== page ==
What inspired the title of "Hürtin' Crüe"?

Just us trying to get from city to city without really being paid anything for the shows. Just like we're hurtin'. We are a hurtin' crew. Look at how pathetic our thing is. It's about being in a band. It's about us.

The umlauts make it seem especially funny.

With the " Crüe," there was a thing to tie it into Mötley Crüe as a joke because Mötley Crüe is all living high and riding high at that point and we were not. At that time in L.A. there were all these stupid bands with umlauts and spelling their names with a "y" instead of an "i" or whatever and it seemed like a funny thing to do.

How did you meet Stephen Egerton and Karl Alvarez and why did you want them to be in the band?

Again, it wasn't really a planned out thing. We got home from a pretty heavy year or touring to not much avail or fruitfulness. We were playing in front of fifty people a night or something. And we got home and the band had quit. That was already my second band. Frank and Tony were gone so it was Doug and Ray on the Enjoy! album and they both quit so I had no band. Milo wasn't even living in L.A. so it was like me with no band. But Karl and Stephen kind of came along at the right time. We really defied some odds there. I mean what band puts three completely different line-ups and then have the third line-up end up being the most known and the most respected. Who can pull that off? Me, that's who. I've always looked at it as when a door opens for someone to exit, it opens a really big window of an opportunity. Not to belittle whoever the predecessors were in any given case but it's a chance to upgrade so upgrade I did.

Did you name All after the Descendents album and if so why that particular album and what does that name signify to you?

No, we named the Descendents album and the band All after the concept of All. When we started all, it was basically an extension of the Descendents and so we thought to call it All would serve two things. One, it would expose people to the concept of All more and also it would let people that it was of or pertaining to, in some way, the Descendents. Because it's three quarters of the same people.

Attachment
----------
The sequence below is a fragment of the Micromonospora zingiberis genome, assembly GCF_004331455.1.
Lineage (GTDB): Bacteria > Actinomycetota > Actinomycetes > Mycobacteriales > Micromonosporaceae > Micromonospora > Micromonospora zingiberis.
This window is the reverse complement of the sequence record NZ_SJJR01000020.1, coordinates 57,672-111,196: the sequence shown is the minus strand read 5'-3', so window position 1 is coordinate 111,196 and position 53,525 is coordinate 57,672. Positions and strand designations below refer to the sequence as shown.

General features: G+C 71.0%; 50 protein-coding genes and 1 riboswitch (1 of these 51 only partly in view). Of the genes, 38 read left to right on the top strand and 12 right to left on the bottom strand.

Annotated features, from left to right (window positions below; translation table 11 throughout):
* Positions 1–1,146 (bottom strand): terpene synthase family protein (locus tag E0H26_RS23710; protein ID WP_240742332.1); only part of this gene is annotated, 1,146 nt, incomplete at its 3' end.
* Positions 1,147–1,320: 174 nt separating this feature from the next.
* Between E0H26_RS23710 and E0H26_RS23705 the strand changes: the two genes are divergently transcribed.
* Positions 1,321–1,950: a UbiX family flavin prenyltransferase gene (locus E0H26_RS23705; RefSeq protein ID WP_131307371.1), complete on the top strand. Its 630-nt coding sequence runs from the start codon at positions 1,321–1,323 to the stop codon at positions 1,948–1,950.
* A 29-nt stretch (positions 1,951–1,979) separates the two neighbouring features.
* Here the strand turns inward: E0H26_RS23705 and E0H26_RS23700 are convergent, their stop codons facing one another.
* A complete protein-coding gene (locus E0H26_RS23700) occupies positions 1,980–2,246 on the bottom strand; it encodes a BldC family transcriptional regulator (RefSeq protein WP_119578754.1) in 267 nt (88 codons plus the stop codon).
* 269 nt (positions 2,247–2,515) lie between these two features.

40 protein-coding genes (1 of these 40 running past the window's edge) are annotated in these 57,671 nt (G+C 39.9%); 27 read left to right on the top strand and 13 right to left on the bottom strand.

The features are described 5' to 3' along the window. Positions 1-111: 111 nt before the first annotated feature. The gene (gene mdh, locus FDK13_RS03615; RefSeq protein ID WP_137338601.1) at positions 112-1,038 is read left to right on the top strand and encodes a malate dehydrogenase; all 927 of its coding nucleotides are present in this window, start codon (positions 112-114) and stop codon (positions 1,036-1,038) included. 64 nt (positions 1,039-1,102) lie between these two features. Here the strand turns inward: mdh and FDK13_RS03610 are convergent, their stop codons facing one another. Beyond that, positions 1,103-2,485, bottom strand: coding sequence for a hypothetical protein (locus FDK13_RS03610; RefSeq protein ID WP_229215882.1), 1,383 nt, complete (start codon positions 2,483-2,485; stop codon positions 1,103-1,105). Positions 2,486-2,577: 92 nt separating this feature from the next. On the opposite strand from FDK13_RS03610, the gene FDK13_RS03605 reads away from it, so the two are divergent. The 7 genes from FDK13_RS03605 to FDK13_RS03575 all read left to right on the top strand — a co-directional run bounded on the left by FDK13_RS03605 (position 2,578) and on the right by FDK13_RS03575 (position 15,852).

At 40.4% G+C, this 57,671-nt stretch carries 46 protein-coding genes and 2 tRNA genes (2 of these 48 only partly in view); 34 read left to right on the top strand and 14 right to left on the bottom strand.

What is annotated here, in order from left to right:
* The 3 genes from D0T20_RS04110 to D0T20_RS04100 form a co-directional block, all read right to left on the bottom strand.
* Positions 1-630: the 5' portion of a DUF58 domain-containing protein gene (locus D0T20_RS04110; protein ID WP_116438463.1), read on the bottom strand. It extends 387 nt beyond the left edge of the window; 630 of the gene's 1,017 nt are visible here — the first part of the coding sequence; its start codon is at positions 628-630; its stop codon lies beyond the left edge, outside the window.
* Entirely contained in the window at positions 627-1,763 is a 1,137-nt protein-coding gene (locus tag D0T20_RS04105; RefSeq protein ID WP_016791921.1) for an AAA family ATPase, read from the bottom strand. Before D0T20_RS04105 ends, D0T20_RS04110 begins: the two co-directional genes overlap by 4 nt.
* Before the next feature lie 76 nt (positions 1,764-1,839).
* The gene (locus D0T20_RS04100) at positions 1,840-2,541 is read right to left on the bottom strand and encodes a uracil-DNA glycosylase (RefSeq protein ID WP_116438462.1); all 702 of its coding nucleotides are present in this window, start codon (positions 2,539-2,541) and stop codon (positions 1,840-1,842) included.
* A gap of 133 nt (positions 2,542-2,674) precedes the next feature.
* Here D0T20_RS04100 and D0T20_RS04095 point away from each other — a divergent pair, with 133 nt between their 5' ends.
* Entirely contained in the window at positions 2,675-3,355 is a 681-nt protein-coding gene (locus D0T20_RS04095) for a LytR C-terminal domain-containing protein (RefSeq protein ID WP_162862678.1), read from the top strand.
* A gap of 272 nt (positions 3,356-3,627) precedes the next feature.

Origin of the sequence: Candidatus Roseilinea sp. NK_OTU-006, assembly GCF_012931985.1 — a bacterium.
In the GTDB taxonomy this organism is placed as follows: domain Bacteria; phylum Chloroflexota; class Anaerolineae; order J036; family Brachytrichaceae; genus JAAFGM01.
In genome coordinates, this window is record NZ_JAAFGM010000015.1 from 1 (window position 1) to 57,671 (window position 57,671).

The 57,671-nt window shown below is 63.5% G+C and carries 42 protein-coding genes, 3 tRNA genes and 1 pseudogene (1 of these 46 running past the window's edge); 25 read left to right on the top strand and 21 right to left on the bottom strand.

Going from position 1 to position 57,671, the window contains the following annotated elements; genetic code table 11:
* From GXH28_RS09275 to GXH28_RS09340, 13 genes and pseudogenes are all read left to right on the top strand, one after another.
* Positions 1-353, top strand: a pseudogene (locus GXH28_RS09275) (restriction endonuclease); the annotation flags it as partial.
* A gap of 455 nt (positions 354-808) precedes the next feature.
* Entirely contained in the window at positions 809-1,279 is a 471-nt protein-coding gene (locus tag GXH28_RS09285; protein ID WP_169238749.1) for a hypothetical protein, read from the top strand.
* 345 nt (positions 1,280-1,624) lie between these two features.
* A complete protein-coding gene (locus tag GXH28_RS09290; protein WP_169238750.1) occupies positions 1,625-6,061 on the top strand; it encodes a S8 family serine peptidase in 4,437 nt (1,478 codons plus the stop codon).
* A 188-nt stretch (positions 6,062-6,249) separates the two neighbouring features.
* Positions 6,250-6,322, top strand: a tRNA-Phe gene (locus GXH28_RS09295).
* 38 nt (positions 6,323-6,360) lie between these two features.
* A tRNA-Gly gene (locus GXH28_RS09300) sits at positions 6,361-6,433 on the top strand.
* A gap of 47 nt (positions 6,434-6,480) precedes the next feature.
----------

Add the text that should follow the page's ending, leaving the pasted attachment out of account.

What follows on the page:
What is the concept of All to you?

All is the utmost possible. All is the total extent. All is when nothing else remains. In daily practice it just really means doing your best. Not in a work ethic way but even in your imagination and everything of just not letting some or none permeate. The idea that a lot of life is infinite and it is vast and it is without boundaries but we put those boundaries on ourselves and we just get some or none.

What brought you to Fort Collins and what keeps you based there?

You know the story of how the porridge was too hot and the porridge was too cold and the porridge was just right? What is that?

That's "Goldilocks and the Three Bears."

Goldilocks? Okay, so we lived in L.A. and on the trivial income we were making, we were living like sardines there for years. I mean were living, sleeping on the floor of our practice space. There wasn't even hot water there. No shower. So we decided to leave L.A. at a certain point and we ended up in a small farm town in Missouri for four years. Then we realized that although we were paying two hundred and fifty bucks rent for a huge house where were all living where we all actually had our own bedrooms--which for us, that would be the equivalent of a mansion in comparative terms, psychologically--after four years we were thinking, "Well, maybe not Brookfield, Missouri. There's four thousand people here and it's just completely devoid of culture." You know, there's not even a proper auto mechanic or something.